This is how the Global Fund to Fight Aids, TB and Malaria operates: it a financing institution, providing support to countries without implementing programmes on the ground. Its 10th anniversary was celebrated at the Annual Meeting of the World Economic Forum in Davos by a new funding round of $750 million by the Bill and Melinda Gates Foundation

We can avoid the annual costs of a severe global pandemic, which can reach up to $570 billion, or 0.7% of global income. How?

Ebola and Zika demonstrate the persistent risks to countries which do not possess adequate capacities to prepare and respond to emerging pandemic threats. Ebola alone affected 28,639 people and caused 11,316 deaths, leading to $2.2 billion in lost GDP in Guinea, Liberia, and Sierra Leone. This threatens not only macroeconomic stability but also food security, human capital development, and private sector growth.

How can the world prepare for the next pandemic? The Coalition for Epidemic Preparedness Innovations (CEPI) is investigating. CEPI wants to galvanize the development of new vaccines against diseases that we know could cause the next devastating epidemic. It aims to do this by creating an innovative partnership between public, private, philanthropic and civil organisations to tackle the barriers to epidemic vaccine development, advancing safe, effective, and affordable vaccines to contain outbreaks at the earliest possible stage.

The focus is on two main objectives: (i) advancing at least four vaccine candidates against two to three priority pathogens to proof-of-concept in five years, to enable clinical efficacy testing in the initial stages of a potential outbreak; (ii) building technical and institutional platforms to accelerate R&D response to known or unknown pathogen emergencies. CEPI is also exploring how to support multivalent Ebola vaccine R&D and facilitate regulatory preparedness and stockpiling.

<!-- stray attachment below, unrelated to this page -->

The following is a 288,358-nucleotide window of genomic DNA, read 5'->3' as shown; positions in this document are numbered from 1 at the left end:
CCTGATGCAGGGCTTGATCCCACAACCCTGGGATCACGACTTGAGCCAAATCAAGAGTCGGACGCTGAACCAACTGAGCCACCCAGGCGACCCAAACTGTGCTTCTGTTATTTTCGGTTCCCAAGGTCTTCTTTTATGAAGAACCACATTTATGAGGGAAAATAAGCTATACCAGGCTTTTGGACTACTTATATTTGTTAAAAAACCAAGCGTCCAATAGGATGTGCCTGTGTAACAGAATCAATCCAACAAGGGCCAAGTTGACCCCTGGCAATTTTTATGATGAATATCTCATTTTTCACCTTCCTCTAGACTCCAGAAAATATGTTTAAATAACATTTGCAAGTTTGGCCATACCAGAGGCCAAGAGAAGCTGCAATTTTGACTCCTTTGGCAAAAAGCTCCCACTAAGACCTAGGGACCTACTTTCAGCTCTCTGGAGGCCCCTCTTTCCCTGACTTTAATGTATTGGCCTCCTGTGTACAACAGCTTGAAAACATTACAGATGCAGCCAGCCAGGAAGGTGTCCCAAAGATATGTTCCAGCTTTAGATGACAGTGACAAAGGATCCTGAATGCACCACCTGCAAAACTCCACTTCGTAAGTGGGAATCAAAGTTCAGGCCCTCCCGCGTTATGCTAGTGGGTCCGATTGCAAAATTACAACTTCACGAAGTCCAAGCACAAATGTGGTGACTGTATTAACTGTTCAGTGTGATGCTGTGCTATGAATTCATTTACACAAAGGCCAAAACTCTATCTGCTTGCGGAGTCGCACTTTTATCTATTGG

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We can help emerging economies gain access to life-saving healthcare innovation. How?

Most of the innovative technologies and healthcare delivery approaches today are very expensive for emerging economies. For example, access to healthcare professionals: Nigeria has roughly 14% of the number of doctors per capita of OECD countries. To catch up, it would need approximately 12 times as many doctors by 2030, requiring, under current training models, about $51 billion – or 10 times the current annual Nigerian public health spend.

Therefore new models and approaches have to be adopted. One such approach is innovative financing provided through risk pooling, social impact bonds or equity investments, and deployed via health insurance, loans, extended payment terms or leasing structures such as managed equipment services (MES). In Kenya, the government is giving citizens access to improved medical services including the latest medical technologies, training and skills development across 98 Ministry of Health hospitals through an MES with GE Healthcare for over $450 million.

It convenes implementation partners, lenders, risk insurers and advisory services in a new approach for risk- and reward-sharing and credit underwriting. This is big ticket healthcare modernization. Another approach is based on innovative delivery systems. In Andhra Pradesh, India, the Health Management and Research Institute developed a program enabling pregnant women in remote areas to consult obstetricians and gynaecologists in Hyderabad through an internet-based video system, while accompanied by community health workers. Initial results indicate that the system has helped raise the rate of safe hospital or clinic deliveries by 50%.

Building on these experiences with public-private partnerships, we might yet be able to find answers to the $300 billion question of global health.